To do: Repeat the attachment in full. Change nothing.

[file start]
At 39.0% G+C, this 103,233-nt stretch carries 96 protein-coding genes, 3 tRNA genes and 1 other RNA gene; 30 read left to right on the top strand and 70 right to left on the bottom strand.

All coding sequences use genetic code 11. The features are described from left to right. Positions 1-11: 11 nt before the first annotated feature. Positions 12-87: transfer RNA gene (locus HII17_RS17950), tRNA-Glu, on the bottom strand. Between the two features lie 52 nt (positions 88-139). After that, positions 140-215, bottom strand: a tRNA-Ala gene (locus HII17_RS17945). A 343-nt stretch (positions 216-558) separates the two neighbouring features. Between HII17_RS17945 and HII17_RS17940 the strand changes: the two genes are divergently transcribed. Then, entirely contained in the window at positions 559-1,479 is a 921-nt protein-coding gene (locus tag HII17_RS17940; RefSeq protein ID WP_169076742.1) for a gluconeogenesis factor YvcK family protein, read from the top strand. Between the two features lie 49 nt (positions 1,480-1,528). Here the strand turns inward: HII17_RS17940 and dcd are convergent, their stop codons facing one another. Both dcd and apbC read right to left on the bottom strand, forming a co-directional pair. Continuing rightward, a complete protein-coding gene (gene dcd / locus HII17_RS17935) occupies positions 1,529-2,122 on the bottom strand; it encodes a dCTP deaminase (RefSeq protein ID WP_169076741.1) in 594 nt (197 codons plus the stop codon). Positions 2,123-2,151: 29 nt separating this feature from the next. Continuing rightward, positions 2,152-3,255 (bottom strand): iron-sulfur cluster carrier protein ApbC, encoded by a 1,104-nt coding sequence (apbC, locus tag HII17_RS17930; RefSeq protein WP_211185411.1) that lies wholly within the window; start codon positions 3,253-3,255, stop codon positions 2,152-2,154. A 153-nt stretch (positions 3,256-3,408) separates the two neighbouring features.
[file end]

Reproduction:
At 39.0% G+C, this 103,233-nt stretch carries 96 protein-coding genes, 3 tRNA genes and 1 other RNA gene; 30 read left to right on the top strand and 70 right to left on the bottom strand.

All coding sequences use genetic code 11. The features are described from left to right. Positions 1-11: 11 nt before the first annotated feature. Positions 12-87: transfer RNA gene (locus HII17_RS17950), tRNA-Glu, on the bottom strand. Between the two features lie 52 nt (positions 88-139). After that, positions 140-215, bottom strand: a tRNA-Ala gene (locus HII17_RS17945). A 343-nt stretch (positions 216-558) separates the two neighbouring features. Between HII17_RS17945 and HII17_RS17940 the strand changes: the two genes are divergently transcribed. Then, entirely contained in the window at positions 559-1,479 is a 921-nt protein-coding gene (locus tag HII17_RS17940; RefSeq protein ID WP_169076742.1) for a gluconeogenesis factor YvcK family protein, read from the top strand. Between the two features lie 49 nt (positions 1,480-1,528). Here the strand turns inward: HII17_RS17940 and dcd are convergent, their stop codons facing one another. Both dcd and apbC read right to left on the bottom strand, forming a co-directional pair. Continuing rightward, a complete protein-coding gene (gene dcd / locus HII17_RS17935) occupies positions 1,529-2,122 on the bottom strand; it encodes a dCTP deaminase (RefSeq protein ID WP_169076741.1) in 594 nt (197 codons plus the stop codon). Positions 2,123-2,151: 29 nt separating this feature from the next. Continuing rightward, positions 2,152-3,255 (bottom strand): iron-sulfur cluster carrier protein ApbC, encoded by a 1,104-nt coding sequence (apbC, locus tag HII17_RS17930; RefSeq protein WP_211185411.1) that lies wholly within the window; start codon positions 3,253-3,255, stop codon positions 2,152-2,154. A 153-nt stretch (positions 3,256-3,408) separates the two neighbouring features.